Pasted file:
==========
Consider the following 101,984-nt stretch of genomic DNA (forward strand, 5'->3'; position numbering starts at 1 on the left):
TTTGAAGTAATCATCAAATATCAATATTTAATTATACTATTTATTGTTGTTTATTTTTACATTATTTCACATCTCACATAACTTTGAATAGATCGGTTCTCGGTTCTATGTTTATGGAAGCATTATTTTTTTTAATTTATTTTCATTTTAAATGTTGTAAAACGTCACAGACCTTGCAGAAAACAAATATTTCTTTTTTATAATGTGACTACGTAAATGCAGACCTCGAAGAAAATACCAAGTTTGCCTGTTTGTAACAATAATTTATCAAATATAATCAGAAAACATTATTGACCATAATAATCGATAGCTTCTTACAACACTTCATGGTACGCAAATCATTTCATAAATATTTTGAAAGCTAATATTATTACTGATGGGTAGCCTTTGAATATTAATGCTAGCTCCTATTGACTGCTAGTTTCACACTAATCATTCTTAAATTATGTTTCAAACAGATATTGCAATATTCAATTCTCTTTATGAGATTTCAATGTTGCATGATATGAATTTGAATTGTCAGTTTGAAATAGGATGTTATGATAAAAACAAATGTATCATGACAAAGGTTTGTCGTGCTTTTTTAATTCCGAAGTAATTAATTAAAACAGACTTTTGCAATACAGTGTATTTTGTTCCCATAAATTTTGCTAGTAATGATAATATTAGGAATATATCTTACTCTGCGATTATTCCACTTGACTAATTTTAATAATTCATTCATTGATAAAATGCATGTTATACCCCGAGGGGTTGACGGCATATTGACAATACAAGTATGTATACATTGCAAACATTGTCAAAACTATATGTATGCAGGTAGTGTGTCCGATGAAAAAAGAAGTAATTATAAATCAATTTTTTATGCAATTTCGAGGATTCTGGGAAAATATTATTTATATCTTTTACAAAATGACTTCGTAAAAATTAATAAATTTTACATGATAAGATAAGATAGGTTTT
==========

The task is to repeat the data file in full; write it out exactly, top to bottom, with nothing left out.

Consider the following 101,984-nt stretch of genomic DNA (forward strand, 5'->3'; position numbering starts at 1 on the left):
TTTGAAGTAATCATCAAATATCAATATTTAATTATACTATTTATTGTTGTTTATTTTTACATTATTTCACATCTCACATAACTTTGAATAGATCGGTTCTCGGTTCTATGTTTATGGAAGCATTATTTTTTTTAATTTATTTTCATTTTAAATGTTGTAAAACGTCACAGACCTTGCAGAAAACAAATATTTCTTTTTTATAATGTGACTACGTAAATGCAGACCTCGAAGAAAATACCAAGTTTGCCTGTTTGTAACAATAATTTATCAAATATAATCAGAAAACATTATTGACCATAATAATCGATAGCTTCTTACAACACTTCATGGTACGCAAATCATTTCATAAATATTTTGAAAGCTAATATTATTACTGATGGGTAGCCTTTGAATATTAATGCTAGCTCCTATTGACTGCTAGTTTCACACTAATCATTCTTAAATTATGTTTCAAACAGATATTGCAATATTCAATTCTCTTTATGAGATTTCAATGTTGCATGATATGAATTTGAATTGTCAGTTTGAAATAGGATGTTATGATAAAAACAAATGTATCATGACAAAGGTTTGTCGTGCTTTTTTAATTCCGAAGTAATTAATTAAAACAGACTTTTGCAATACAGTGTATTTTGTTCCCATAAATTTTGCTAGTAATGATAATATTAGGAATATATCTTACTCTGCGATTATTCCACTTGACTAATTTTAATAATTCATTCATTGATAAAATGCATGTTATACCCCGAGGGGTTGACGGCATATTGACAATACAAGTATGTATACATTGCAAACATTGTCAAAACTATATGTATGCAGGTAGTGTGTCCGATGAAAAAAGAAGTAATTATAAATCAATTTTTTATGCAATTTCGAGGATTCTGGGAAAATATTATTTATATCTTTTACAAAATGACTTCGTAAAAATTAATAAATTTTACATGATAAGATAAGATAGGTTTT